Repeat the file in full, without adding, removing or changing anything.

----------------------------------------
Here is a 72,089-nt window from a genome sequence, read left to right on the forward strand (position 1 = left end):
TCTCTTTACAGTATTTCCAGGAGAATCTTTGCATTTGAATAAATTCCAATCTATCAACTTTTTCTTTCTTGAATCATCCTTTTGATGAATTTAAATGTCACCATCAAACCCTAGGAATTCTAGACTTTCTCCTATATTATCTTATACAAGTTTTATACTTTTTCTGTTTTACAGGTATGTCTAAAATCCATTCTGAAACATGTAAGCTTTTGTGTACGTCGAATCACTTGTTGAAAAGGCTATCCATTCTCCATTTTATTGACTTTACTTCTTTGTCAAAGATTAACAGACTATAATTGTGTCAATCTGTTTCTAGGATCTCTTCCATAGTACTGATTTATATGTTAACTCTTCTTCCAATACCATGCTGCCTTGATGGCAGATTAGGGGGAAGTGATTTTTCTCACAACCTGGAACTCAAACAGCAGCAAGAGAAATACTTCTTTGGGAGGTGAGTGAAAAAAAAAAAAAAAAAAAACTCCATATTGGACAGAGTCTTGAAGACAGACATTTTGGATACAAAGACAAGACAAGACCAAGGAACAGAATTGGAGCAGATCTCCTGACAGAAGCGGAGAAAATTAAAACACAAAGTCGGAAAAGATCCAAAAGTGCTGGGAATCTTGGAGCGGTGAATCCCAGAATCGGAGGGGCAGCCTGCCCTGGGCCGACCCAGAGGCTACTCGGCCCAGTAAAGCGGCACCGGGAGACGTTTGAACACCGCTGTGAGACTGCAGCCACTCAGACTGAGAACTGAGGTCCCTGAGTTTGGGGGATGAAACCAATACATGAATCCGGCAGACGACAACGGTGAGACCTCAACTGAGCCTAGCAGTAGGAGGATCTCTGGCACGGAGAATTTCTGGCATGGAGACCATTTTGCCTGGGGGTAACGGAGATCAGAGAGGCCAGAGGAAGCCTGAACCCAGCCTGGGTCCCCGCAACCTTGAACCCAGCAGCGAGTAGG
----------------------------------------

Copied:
Here is a 72,089-nt window from a genome sequence, read left to right on the forward strand (position 1 = left end):
TCTCTTTACAGTATTTCCAGGAGAATCTTTGCATTTGAATAAATTCCAATCTATCAACTTTTTCTTTCTTGAATCATCCTTTTGATGAATTTAAATGTCACCATCAAACCCTAGGAATTCTAGACTTTCTCCTATATTATCTTATACAAGTTTTATACTTTTTCTGTTTTACAGGTATGTCTAAAATCCATTCTGAAACATGTAAGCTTTTGTGTACGTCGAATCACTTGTTGAAAAGGCTATCCATTCTCCATTTTATTGACTTTACTTCTTTGTCAAAGATTAACAGACTATAATTGTGTCAATCTGTTTCTAGGATCTCTTCCATAGTACTGATTTATATGTTAACTCTTCTTCCAATACCATGCTGCCTTGATGGCAGATTAGGGGGAAGTGATTTTTCTCACAACCTGGAACTCAAACAGCAGCAAGAGAAATACTTCTTTGGGAGGTGAGTGAAAAAAAAAAAAAAAAAAAACTCCATATTGGACAGAGTCTTGAAGACAGACATTTTGGATACAAAGACAAGACAAGACCAAGGAACAGAATTGGAGCAGATCTCCTGACAGAAGCGGAGAAAATTAAAACACAAAGTCGGAAAAGATCCAAAAGTGCTGGGAATCTTGGAGCGGTGAATCCCAGAATCGGAGGGGCAGCCTGCCCTGGGCCGACCCAGAGGCTACTCGGCCCAGTAAAGCGGCACCGGGAGACGTTTGAACACCGCTGTGAGACTGCAGCCACTCAGACTGAGAACTGAGGTCCCTGAGTTTGGGGGATGAAACCAATACATGAATCCGGCAGACGACAACGGTGAGACCTCAACTGAGCCTAGCAGTAGGAGGATCTCTGGCACGGAGAATTTCTGGCATGGAGACCATTTTGCCTGGGGGTAACGGAGATCAGAGAGGCCAGAGGAAGCCTGAACCCAGCCTGGGTCCCCGCAACCTTGAACCCAGCAGCGAGTAGG